7. Glaucoma

vet checking dog's eyes
Image Credit: Masarik, Shutterstock

Glaucoma is a condition caused by increased pressure in the eye due to a problem with the drainage of fluid from the eye. Intraocular pressure (IOP) is usually kept in balance, but any changes in drainage cause this to increase, leading to damage.

Glaucoma can be open-angle (leading to slow progression to blindness) or closed-angle (rapid and painful blindness) and can be caused by various conditions such as tumors, trauma, other eye conditions, or genetics. Increased discharge from the eyes leading to crustiness is one sign that glaucoma is present, along with the following signs:

  • Bloodshot eyes
  • Decreased appetite
  • Pain
  • Dilated pupils
  • Blindness
  • Squinting
  • Bulging of the eye
  • Cloudy blue appearance

Glaucoma must be treated swiftly to prevent further damage to the eye or sight loss, so if you suspect glaucoma, you must take your pet to the vet immediately.

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Are Some Breeds More Likely to Get Crusty Eyes Than Others?

Some breeds are more predisposed to various ocular diseases, which can lead to crusty eyes.

  • Cherry eye – British Bulldog, Great Dane, Maltese, Mastiffs, Rottweiler
  • Entropion – British Bulldog, Chow Chow, Cocker Spaniel, Golden Retriever, Great Dane, Jack Russell Terrier, Mastiffs, Rottweiler, Shar Pei, Staffordshire Bull Terrier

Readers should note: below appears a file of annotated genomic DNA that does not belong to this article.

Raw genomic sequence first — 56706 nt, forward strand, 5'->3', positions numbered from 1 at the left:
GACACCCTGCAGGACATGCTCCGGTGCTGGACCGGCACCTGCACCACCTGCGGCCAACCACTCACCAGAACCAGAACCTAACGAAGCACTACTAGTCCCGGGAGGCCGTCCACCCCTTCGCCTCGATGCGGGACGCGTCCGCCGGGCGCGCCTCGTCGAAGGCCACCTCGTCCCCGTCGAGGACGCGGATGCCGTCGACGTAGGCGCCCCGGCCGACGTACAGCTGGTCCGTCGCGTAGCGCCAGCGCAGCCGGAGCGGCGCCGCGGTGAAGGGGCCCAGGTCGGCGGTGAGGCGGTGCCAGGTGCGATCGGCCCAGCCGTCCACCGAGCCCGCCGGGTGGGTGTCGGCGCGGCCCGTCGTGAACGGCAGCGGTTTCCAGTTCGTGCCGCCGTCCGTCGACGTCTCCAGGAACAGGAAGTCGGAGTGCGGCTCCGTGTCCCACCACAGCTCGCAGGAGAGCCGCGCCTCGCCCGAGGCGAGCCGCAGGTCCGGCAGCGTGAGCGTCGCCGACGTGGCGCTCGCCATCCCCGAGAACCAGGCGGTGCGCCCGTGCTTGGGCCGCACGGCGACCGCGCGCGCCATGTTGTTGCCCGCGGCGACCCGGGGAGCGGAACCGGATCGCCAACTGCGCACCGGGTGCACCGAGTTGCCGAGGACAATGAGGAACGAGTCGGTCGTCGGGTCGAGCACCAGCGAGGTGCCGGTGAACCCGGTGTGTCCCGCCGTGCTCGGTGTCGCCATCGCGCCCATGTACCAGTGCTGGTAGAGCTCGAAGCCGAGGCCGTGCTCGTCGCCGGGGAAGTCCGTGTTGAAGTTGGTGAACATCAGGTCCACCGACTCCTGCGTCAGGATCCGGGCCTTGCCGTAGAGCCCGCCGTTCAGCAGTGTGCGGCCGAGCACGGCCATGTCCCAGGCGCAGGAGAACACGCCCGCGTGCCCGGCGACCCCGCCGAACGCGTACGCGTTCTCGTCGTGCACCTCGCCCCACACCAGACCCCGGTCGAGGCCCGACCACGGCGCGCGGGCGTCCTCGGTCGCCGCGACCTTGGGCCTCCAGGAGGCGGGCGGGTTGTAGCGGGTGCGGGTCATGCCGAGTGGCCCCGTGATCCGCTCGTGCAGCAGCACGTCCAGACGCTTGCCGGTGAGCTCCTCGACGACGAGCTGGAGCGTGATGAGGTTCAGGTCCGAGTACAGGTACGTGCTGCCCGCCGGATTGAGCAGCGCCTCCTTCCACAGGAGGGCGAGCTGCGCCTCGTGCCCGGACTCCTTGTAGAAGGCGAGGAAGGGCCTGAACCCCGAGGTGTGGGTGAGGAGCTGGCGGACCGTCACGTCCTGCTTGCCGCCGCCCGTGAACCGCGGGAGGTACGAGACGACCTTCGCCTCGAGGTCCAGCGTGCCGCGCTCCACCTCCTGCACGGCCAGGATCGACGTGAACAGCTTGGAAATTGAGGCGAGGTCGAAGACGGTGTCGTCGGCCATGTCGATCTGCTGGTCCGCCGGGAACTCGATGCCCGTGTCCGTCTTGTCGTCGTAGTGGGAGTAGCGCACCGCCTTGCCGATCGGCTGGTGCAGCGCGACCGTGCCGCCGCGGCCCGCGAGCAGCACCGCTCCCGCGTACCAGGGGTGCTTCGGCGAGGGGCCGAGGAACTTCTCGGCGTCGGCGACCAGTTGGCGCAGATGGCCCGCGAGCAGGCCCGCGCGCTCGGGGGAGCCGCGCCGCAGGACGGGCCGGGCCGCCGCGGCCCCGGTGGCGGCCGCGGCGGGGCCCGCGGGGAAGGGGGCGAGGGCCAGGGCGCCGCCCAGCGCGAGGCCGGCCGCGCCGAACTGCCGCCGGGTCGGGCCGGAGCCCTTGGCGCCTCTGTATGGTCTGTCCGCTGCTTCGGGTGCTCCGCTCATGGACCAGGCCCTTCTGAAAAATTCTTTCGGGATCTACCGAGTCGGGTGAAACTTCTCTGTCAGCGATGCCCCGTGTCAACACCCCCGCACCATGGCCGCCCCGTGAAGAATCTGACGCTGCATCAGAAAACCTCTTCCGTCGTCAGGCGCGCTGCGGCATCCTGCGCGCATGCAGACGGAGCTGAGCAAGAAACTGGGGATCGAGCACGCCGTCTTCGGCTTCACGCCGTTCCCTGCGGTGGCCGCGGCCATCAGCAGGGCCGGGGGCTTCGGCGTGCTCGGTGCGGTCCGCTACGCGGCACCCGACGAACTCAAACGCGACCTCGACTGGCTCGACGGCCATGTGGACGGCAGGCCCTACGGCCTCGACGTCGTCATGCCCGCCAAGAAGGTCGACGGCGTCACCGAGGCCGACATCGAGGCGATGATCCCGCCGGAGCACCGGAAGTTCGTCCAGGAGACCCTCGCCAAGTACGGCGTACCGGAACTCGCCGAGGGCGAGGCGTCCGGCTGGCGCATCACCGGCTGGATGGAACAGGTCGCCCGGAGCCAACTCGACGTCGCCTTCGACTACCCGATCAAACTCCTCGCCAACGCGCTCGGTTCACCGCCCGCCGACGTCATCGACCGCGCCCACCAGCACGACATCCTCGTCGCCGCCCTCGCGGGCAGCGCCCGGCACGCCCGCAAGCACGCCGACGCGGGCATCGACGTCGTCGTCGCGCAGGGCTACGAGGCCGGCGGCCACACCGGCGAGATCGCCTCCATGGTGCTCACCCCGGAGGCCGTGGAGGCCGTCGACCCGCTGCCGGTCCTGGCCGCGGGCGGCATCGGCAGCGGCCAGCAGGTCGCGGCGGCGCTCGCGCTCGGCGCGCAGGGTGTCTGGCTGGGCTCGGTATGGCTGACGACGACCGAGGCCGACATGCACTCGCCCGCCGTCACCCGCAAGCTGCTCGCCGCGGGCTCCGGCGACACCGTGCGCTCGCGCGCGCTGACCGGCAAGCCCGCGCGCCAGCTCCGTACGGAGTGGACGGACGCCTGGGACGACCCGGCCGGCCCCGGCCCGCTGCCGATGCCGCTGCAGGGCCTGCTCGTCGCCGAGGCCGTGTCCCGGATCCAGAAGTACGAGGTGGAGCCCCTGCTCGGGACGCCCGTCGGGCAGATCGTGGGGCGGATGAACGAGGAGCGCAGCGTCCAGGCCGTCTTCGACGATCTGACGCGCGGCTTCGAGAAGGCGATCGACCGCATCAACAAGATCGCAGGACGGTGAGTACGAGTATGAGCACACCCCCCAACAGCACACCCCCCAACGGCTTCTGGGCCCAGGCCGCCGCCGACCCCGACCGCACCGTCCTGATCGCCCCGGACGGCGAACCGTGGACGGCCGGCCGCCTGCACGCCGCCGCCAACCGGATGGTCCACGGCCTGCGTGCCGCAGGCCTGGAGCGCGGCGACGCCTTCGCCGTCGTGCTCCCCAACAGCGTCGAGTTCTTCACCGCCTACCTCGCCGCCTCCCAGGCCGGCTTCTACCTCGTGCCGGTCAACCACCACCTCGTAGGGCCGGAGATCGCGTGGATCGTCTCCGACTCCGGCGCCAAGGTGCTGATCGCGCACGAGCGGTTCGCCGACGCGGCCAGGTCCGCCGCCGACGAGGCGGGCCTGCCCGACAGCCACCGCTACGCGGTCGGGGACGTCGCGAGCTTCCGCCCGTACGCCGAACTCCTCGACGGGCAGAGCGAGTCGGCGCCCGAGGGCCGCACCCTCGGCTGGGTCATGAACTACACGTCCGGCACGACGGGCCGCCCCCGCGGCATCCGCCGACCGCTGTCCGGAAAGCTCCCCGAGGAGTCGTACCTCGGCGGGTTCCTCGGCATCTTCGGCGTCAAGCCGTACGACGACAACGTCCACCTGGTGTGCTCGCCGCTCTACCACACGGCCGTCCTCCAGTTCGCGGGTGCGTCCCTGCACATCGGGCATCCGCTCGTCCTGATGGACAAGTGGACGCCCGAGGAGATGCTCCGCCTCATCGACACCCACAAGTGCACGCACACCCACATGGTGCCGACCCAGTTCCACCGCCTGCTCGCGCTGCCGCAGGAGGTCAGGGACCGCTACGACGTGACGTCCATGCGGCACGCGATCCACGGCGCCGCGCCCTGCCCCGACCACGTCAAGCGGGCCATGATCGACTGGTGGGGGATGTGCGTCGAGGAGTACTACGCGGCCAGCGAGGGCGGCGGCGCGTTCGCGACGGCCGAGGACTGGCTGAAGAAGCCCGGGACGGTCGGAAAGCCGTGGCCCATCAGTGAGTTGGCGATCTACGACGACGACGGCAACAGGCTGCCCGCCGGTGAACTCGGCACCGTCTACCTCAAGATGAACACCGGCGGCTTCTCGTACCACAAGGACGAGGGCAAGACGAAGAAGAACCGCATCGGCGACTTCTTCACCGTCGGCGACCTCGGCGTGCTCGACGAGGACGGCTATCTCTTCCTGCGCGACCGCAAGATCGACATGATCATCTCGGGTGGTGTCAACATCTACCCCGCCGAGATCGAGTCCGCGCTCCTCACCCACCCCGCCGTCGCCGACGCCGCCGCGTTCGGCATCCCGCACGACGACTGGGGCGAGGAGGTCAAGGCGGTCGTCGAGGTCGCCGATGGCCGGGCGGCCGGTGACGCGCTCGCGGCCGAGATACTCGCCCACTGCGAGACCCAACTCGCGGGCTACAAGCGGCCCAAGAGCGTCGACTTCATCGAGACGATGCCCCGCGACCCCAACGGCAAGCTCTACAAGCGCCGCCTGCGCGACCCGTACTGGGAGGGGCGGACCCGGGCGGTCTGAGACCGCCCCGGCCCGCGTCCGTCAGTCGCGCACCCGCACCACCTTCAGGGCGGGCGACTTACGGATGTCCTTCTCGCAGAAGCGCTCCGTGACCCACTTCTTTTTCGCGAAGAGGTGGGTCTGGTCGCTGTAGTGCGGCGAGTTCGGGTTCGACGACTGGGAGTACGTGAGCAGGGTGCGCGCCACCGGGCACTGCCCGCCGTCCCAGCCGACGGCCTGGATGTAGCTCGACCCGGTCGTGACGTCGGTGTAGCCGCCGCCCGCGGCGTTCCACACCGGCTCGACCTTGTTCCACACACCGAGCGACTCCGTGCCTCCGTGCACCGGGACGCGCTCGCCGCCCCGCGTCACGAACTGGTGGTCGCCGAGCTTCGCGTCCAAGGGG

• Glaucoma – Chinese Crested, Golden Retriever, Maltese, Poodle, Samoyed, Shar Pei, Siberian Husky
  • Allergic conjunctivitis – Beagle
  • Dry eye – Beagles, British Bulldog, Cavalier King Charles Spaniel, Chinese Crested, Cocker Spaniel, Miniature Schnauzer, Samoyed, Shih Tzu

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 Conclusion

Eye crustiness is never nice to deal with, but it can easily be remedied if it’s simply dried tears and debris. A warm water-soaked cotton pad gently swept over the eye (using a separate one for each) can remove the crust, but veterinary attention must be sought for any suspicious discharge, redness, or other signs of problems with your pup’s eyes.

Eyes are delicate and can become irreversibly damaged quickly, and eye problems are often very painful. If your dog has crusty eyes, your vet can treat the condition and keep them happy and healthy.


Featured Image Credit: Zontica, Shutterstock